Tuesday’s Headlines From Around the Nation

  • For 70 years, transportation planners have been using a flawed model to “prove” the need for more lanes and win federal highway funds, but the formula dramatically overestimates future traffic volume because it doesn’t take into account induced demand. (Vice)
  • Uber and Lyft’s legal battle with California could drag on for months. (Tech Crunch)
  • In 50 of the largest cities in the U.S., it’s easier to get to work by bike than transit. But this doesn’t seem to mean that these cities’ bike infrastructure is good so much as their transit systems are mostly bad. (New Geography)
  • Rep. G.K. Butterfield (D-N.C.) said during an Axios event on the future of transportation that the federal government should prioritize mass transit to help cities and states recover from the pandemic.
  • The Federal Transit Administration has launched a new forum for transit agencies to exchange ideas about pandemic recovery. (Progressive Railroading)
  • Portland elected officials and transit advocates have a fight on their hands as they seek to sell a $7 billion transportation package to voters. Business lobbying groups oppose the plan because it would be funded by payroll taxes. (Oregonian)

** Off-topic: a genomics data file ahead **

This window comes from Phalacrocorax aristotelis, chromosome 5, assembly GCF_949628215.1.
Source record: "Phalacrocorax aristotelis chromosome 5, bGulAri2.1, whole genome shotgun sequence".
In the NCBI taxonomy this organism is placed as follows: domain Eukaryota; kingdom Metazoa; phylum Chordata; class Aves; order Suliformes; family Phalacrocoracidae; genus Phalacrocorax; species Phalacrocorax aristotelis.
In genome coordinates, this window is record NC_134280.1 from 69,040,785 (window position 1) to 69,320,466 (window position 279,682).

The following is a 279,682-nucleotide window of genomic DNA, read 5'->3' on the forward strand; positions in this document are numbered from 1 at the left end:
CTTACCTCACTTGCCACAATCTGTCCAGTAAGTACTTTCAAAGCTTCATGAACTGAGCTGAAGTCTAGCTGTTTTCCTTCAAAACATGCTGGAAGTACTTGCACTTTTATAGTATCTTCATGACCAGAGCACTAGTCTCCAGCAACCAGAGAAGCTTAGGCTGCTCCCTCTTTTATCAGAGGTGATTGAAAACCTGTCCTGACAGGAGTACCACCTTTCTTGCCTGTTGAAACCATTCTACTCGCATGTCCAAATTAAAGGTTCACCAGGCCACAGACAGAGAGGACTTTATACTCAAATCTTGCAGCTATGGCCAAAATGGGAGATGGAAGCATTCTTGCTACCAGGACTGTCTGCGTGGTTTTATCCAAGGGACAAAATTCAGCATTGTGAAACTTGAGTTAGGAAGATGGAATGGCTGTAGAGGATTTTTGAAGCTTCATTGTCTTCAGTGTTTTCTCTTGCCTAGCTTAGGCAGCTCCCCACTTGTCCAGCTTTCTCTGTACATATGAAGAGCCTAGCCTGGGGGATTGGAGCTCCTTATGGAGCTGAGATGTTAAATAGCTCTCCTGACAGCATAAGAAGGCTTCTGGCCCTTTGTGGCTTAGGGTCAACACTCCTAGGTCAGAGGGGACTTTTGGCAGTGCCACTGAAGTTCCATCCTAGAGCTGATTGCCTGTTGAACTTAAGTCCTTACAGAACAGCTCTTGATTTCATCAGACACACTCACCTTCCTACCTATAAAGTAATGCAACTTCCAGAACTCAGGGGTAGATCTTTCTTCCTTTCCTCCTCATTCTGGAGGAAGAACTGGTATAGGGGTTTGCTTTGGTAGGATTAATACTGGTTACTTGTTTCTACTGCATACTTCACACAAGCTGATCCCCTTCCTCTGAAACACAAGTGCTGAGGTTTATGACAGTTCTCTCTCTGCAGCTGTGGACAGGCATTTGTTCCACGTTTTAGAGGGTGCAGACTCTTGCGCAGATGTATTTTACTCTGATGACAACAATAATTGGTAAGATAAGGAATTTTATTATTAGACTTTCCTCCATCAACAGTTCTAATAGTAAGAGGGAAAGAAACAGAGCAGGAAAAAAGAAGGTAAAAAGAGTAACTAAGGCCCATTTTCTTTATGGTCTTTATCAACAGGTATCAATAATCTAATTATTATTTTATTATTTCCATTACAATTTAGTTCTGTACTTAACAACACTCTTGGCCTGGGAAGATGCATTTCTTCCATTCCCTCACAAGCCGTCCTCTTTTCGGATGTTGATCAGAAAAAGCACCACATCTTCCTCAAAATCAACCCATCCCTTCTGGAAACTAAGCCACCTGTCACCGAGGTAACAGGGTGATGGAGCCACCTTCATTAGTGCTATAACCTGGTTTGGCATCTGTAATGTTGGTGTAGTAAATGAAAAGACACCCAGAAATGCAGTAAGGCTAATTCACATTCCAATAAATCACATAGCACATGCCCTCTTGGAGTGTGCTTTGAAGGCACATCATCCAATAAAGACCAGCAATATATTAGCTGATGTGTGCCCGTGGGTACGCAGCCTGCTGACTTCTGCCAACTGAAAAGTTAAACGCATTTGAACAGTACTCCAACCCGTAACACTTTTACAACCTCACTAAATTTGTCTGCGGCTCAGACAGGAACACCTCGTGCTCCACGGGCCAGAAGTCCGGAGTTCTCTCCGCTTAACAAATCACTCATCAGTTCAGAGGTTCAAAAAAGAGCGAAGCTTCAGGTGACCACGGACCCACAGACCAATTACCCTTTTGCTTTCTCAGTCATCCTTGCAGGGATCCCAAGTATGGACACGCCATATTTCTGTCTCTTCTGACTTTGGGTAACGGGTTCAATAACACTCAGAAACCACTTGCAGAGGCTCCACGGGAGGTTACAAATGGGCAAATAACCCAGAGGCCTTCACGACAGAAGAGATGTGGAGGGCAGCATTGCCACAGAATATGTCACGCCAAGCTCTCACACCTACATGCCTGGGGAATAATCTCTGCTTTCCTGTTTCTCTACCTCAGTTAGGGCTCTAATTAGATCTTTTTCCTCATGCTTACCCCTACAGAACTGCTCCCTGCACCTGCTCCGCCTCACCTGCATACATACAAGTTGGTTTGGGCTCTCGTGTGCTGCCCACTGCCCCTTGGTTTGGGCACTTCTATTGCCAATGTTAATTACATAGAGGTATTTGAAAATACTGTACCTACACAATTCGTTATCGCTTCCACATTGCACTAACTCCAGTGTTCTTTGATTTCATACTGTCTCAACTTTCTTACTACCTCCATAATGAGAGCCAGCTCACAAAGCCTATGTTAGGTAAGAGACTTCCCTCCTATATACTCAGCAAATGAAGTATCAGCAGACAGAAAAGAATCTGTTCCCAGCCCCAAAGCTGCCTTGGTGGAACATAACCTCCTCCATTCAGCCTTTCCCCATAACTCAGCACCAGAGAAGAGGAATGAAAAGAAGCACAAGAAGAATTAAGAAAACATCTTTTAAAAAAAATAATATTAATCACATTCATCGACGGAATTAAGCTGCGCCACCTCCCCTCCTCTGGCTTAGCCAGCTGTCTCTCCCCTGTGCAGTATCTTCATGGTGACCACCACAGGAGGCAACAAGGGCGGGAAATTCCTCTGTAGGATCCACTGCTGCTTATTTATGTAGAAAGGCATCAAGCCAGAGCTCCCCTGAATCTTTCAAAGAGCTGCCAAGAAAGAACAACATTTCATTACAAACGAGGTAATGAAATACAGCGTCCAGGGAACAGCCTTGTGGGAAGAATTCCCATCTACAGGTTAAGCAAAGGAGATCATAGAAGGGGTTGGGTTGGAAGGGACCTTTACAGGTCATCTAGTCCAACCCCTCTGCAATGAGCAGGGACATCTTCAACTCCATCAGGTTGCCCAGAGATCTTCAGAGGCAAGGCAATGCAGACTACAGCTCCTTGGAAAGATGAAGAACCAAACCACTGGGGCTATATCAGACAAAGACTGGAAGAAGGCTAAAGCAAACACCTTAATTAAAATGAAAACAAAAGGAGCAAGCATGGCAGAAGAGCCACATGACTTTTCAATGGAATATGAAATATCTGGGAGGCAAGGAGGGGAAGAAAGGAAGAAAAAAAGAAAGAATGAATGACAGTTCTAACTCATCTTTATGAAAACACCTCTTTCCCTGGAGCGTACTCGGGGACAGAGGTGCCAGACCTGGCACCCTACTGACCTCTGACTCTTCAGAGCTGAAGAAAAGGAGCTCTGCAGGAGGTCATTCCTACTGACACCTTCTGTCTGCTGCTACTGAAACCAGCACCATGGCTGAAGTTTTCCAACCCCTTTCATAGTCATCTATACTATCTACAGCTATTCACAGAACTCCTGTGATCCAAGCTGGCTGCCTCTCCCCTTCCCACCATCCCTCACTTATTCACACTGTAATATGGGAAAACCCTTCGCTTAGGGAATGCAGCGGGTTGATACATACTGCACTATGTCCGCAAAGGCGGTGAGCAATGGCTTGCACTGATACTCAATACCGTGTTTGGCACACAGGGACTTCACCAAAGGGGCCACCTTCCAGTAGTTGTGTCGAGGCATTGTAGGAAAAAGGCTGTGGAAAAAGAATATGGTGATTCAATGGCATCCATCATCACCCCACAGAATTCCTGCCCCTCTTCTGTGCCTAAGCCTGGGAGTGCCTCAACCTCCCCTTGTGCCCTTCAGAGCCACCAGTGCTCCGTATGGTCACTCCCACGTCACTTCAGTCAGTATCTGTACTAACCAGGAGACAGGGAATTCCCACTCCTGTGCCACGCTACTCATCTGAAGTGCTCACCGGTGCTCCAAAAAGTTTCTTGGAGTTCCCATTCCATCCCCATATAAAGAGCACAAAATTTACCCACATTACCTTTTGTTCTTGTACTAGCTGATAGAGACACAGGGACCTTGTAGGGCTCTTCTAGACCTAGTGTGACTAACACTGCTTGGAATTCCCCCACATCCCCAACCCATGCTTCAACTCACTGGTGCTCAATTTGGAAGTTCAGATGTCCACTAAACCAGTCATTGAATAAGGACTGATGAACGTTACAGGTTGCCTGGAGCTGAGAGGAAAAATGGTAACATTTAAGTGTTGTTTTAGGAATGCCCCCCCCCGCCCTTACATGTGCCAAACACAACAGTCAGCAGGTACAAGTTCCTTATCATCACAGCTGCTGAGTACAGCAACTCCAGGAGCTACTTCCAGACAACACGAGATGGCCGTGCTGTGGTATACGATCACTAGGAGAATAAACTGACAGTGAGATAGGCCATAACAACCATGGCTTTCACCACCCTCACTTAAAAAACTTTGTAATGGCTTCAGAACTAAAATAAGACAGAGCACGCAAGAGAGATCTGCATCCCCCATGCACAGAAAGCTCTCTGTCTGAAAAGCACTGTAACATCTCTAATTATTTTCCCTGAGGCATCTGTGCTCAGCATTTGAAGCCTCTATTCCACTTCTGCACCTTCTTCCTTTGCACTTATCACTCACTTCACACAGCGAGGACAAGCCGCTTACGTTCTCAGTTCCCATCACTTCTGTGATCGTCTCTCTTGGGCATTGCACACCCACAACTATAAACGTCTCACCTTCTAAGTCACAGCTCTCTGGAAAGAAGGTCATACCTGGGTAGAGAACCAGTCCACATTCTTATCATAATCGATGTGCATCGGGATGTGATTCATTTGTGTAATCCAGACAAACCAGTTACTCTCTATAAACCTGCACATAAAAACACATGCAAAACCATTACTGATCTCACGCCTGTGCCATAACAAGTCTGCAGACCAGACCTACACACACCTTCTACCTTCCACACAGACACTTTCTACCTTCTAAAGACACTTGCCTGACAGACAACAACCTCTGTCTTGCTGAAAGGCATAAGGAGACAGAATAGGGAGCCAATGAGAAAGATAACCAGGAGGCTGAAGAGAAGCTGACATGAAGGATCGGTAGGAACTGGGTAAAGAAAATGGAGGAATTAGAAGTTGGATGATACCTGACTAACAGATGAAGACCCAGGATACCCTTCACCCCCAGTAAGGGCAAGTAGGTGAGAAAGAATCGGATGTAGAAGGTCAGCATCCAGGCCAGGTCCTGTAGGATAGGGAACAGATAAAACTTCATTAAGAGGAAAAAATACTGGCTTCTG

• Austin’s $7 billion Project Connect isn’t the only transit plan on the ballot in Texas this November. Voters in San Antonio and Pflugerville will also decide on transit referendums. (Land Line)
  • Federal regulators gave preliminary approval for a New York City rail link to LaGuardia Airport that’s been decades in the making. (NBC New York)
  • The Twin Cities’ Metro Transit will return to mostly normal bus service in September. (WCCO)
  • Maryland’s transportation secretary denied claims made by Purple Line contractors related to cost overruns on the light rail project. (Bethesda Magazine)
  • A hearing in a lawsuit seeking to stop the expansion of I-30 through Little Rock resumes Wednesday. (Democrat-Gazette)
  • Pasadena cyclists took to the streets to protest the police shooting of Black man Anthony McClain. (Star-News)

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NACTO Comes to Boston

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For the next three days, the Boston region will host hundreds of transportation engineers, planners, and transit officials from dozens of cities worldwide for the annual conference of the National Association of City Transportation Officials (NACTO).

Today’s Headlines

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(Image: Purdue University via Grist) Above is a map tracking where CO2 emissions from fossil fuels are originating — distressing news for cities? (Grist) LaHood gets lobbied to support direct aid to cities and more federal transit operating aid (Press-Enterprise, Current) A rallying cry for Congress to get behind federal aid for L.A.’s 30/10 transit […]